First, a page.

#4 of 5 Tough Interview Questions – “What salary are you looking for?”
A five-part series of really tough interview questions… and how to respond!!
You need to know and understand that interviewing for a new job is “single-elimination” process! Get it right and you usually move on to the next step in the job-seeking process with that organization. If you don’t do well…it’s then time to start over elsewhere.
The job-seeking process requires the need to prepare for interviewing – you really do need to be ready to answer all the questions that will come your way…. especially the tough ones… the ones where a bad answer will end your opportunities with that potential employer.
Let’s look at the fourth of the five toughest interview questions:
“What salary are you looking for?”
Why is this a tough question? Because you feel uncertain answering it.
Give a number that is too high and you feel you may disqualify yourself right off the bat.
Give a number that is too low…and you feel you will leave money on the table.
One great way to respond is to not really give a number…but rather paint the picture of a scenario:
“I look at the issue of salary this way. If I am the right person for the job – the person you and your organization wants to bring on board… and the job seems to be a good fit and opportunity for me… then I am sure the offer will be both fair and competitive.”
If the interviewer says “all well and good.. .but give me a number… I want to make sure we are in the same ballpark”, you need to respond.
Here your answer will depend on whether you know the salary range – either from an ad, posting or another source.
If you do know the range – you answer: “I know the salary range is $X – $Y. My last salary and bonus plan paid $Z on an annual basis. While I feel my experience qualifies me to be at the high end of your range, I am primarily looking for opportunity first and am prepared to be flexible about the compensation package”.
If you don’t know the range, then you answer: “well, my last salary and bonus plan paid $Z on an annual basis. While I would prefer to make some upward strides, I am primarily looking for opportunity first and am prepared to be flexible about the compensation package”.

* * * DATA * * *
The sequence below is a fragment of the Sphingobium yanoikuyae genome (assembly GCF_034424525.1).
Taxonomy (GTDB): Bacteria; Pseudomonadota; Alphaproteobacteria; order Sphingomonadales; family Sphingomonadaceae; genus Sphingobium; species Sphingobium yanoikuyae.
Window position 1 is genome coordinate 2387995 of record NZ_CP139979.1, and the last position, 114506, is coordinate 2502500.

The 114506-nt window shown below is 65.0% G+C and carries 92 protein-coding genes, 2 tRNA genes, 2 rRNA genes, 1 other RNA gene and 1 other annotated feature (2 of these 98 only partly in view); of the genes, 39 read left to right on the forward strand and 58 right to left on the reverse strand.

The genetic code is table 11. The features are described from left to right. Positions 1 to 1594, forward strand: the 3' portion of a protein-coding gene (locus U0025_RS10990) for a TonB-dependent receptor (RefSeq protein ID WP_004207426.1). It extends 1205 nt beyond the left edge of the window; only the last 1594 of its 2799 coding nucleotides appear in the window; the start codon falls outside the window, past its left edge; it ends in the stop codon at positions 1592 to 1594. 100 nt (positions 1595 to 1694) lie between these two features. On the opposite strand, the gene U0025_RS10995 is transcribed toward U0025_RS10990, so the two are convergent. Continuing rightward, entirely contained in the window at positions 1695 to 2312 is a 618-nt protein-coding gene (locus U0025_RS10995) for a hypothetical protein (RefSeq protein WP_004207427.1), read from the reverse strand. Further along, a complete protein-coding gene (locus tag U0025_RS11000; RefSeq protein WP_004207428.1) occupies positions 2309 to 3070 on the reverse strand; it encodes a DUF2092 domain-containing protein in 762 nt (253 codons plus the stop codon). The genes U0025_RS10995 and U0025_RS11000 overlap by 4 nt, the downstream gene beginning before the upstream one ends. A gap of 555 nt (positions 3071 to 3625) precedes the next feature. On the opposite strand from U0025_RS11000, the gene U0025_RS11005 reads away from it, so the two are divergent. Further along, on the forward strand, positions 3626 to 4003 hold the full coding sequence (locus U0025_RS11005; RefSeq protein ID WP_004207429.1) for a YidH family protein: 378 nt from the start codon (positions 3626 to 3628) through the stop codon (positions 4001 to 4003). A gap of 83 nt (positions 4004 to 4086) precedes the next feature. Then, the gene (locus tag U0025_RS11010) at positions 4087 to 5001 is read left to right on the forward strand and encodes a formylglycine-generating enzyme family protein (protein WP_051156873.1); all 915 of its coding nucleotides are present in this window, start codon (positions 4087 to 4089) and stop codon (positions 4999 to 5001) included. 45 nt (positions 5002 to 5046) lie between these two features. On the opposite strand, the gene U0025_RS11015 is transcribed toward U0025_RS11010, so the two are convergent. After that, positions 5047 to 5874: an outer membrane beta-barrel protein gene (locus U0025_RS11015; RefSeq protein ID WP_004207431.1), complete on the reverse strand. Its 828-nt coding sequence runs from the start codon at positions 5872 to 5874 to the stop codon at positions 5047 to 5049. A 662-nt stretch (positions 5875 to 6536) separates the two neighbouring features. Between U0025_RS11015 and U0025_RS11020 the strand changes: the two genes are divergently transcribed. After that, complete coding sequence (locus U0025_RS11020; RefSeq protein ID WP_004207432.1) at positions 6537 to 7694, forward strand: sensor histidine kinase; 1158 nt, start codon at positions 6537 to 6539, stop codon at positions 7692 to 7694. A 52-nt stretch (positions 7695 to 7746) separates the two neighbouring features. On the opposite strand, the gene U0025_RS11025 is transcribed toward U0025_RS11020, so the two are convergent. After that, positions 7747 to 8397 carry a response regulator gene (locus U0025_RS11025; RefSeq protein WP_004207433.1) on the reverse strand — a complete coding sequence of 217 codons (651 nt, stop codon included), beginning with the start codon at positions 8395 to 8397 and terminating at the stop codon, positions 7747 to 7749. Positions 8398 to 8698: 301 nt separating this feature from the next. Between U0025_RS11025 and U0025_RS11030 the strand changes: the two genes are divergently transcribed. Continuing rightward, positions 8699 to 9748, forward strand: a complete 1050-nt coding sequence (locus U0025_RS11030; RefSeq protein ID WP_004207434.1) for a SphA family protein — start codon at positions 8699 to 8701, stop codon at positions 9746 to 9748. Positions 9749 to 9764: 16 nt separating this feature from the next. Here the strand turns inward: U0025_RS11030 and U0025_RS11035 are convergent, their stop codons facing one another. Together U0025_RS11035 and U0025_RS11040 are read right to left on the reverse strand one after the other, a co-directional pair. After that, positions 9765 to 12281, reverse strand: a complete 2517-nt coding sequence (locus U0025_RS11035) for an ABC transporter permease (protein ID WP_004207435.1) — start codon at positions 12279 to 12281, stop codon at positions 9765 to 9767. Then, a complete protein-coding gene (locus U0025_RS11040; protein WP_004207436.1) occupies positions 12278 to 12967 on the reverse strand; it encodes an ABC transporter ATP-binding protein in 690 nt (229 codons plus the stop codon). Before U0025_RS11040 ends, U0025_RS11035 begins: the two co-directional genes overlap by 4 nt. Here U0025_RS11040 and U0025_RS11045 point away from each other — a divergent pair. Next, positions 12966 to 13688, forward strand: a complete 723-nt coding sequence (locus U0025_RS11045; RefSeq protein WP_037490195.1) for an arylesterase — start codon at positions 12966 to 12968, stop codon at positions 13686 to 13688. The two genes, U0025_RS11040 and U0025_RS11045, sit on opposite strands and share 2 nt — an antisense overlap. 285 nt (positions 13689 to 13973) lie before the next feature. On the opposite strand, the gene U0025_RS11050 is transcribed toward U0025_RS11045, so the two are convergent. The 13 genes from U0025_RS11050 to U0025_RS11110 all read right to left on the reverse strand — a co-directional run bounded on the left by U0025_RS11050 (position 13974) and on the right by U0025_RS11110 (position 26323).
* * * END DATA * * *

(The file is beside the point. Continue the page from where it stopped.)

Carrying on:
Never inflate your current or past compensation. It is not uncommon for an employer to ask to see a W-2…and you are sunk if it doesn’t match what you have said.
By these responses, you have put a salary number on the table.
I have read of some career advisors telling job seekers to not give a dollar figure when pressed by the interviewer. I think this is ridiculous….the interviewer is in charge of this dialogue. What can be gained by refusing to answer the question “tell me about your current compensations package… what is your salary?” Refusing to give an answer is a sure way to end your chances for a job offer!
Another factor is that you must be competitive. If you have been in your current job for a lengthy period of time – say 10 years or more, you might have benefited from compensation “creep”….getting a 3 or 4% raise every year just because you were there. Less likely in a large organization…but very common in small ones. This conflict will occur most often when making a lateral move.
An example is in order. You are a staff accountant in a small organization (a total of less than 100 employees). The most recent salary survey conducted by NRI Accounting Resources indicate the base salary range for this position in that sized organization is $38 – $57,000. You have been on board for 14 years… getting raises every year and nice ones when business was good. You are now at $64,000. Your firm has been acquired and the accounting department is being folded into HQ in Dallas and you don’t want to relocate. You like being a staff accountant (and not managing people). You are looking for another staff accountant position. Fact – you are overpriced in the market at $64,000.
Supply and demand play a large role in compensation. There are other qualified candidates also interviewing whose compensation is well within the $38 – $57,000 range.
So how do you navigate this salary question? A variation of an earlier answer:
“Well, my last salary and bonus plan paid $Z on an annual basis. I believe this is above market – I was at the firm for a long time and the compensation management process was pretty loose. While I would prefer not to take a pay cut, I am realistic and I am primarily looking for opportunity first and am prepared to be flexible about the compensation package”.
Finally – you need to know what the competitive numbers are! Look into the job boards, classified ads – especially in The Wall Street Journal for higher-level jobs – and what you absorb from newspapers and magazines. You need to be informed to navigate the salary issue when interviewing.
OK… you now know how to answer the question:
“What salary are you looking for?”
Next week we will wrap up this 5-part series and answer question # 5 – how to answer “How have you resolved an interpersonal conflict in the workplace?”
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For jobs and career opportunities in the Washington, DC metro area – visit the NRI website. Many jobs are listed there …..and NRI Recruiters can find others for you!
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